I set off at 6.30am and it was almost cold. I remembered my compression socks this time and wore shorts and just a singlet. I was at a perfect temperature. The first mile took me up to the seafront at Hill Head and the mist over the water tempted me to take a photo as it was so beautiful but in all honesty I couldn’t be bothered to faff about and get my phone out. I took a mental snapshot instead. It was so quiet and peaceful at this time.

There were a few lone dog walkers and some photographers and fisherman setting up near the water (along Hill Head there are usually lots of photographers taking photos of the wildlife and sea; it’s a very picturesque place and it’s right next to the Haven Nature Reserve so there are usually lots of birds and wildlife about).

In my head I had broken the run up into 6 miles (where I’d be running a familiar route – actually my usual long route but going the opposite direction) and then 6-11 miles would be getting to Hedge End (where I live) and then from there getting to the parkrun. So it was nicely broken up. There were a couple of nasty inclines at points (but also a great decline as you can see!) but otherwise the miles ticked away quite quickly.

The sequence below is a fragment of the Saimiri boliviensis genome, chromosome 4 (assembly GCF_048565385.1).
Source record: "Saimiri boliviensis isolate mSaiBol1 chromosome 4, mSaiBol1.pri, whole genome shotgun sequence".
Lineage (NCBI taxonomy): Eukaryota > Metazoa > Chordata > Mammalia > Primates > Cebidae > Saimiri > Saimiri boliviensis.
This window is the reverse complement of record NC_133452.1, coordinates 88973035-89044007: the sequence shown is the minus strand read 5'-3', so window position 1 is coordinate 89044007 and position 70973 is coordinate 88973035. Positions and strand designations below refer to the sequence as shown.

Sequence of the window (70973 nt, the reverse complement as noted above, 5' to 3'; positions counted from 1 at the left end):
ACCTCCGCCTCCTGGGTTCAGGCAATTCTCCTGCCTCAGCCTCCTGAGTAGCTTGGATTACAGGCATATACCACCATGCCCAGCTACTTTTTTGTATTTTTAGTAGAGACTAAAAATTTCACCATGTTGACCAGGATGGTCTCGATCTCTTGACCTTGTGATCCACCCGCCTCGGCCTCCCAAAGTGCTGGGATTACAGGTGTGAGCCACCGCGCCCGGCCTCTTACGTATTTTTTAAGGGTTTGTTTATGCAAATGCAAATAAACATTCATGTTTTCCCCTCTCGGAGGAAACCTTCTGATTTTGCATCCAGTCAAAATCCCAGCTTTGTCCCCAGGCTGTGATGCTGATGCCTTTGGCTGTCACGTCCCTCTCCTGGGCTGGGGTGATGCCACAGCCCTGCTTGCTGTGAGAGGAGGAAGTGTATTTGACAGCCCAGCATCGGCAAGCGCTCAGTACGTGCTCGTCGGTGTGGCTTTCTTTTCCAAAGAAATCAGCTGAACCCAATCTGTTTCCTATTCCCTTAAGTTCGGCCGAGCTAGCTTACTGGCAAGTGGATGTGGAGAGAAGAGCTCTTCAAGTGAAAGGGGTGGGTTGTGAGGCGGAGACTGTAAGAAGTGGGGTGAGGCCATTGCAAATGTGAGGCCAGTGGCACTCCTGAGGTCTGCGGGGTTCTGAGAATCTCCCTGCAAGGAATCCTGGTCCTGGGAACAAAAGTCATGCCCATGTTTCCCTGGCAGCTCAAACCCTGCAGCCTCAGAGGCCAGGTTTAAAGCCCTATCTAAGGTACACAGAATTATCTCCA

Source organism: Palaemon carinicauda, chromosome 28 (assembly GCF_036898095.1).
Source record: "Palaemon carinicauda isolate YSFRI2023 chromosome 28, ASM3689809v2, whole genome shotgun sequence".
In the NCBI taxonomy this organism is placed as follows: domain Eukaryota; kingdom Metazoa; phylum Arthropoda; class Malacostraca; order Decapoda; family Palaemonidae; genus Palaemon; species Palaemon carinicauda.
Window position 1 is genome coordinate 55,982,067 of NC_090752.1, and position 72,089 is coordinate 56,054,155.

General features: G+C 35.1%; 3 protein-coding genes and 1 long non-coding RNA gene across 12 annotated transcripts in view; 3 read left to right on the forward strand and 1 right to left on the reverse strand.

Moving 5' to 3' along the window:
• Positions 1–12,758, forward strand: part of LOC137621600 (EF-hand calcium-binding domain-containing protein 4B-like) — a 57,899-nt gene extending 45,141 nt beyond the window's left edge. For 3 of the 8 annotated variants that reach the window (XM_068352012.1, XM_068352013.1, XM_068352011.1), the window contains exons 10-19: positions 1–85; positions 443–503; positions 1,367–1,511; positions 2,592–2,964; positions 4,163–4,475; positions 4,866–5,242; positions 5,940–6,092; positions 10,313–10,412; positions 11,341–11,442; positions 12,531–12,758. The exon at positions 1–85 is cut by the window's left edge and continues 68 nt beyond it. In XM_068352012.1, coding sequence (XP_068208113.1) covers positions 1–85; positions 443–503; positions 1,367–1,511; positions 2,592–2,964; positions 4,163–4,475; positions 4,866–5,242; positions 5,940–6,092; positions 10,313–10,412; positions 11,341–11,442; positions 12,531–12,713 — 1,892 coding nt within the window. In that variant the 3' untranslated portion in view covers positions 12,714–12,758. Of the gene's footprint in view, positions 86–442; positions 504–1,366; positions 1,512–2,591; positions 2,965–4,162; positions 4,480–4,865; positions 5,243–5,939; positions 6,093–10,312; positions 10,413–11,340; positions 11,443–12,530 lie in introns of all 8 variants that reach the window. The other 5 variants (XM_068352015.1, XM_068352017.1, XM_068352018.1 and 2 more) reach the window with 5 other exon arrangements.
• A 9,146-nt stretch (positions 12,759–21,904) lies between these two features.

In my head I really wanted to do a bit more than last week (18.5miles) and when I arrived at Netley I’d done 15 miles so I went round the long way to add on some extra distance. I’d also arrived at 8.40am and didn’t want to stand around for that long before parkrun.

In the end I only managed another 0.7 as I bumped into my friends (and one of my friends from my non-running group who’s been doing parkrun on and off for a bit and we’ve been meaning to meet up to do a parkrun for a bit – another Anna. It was lovely to see her).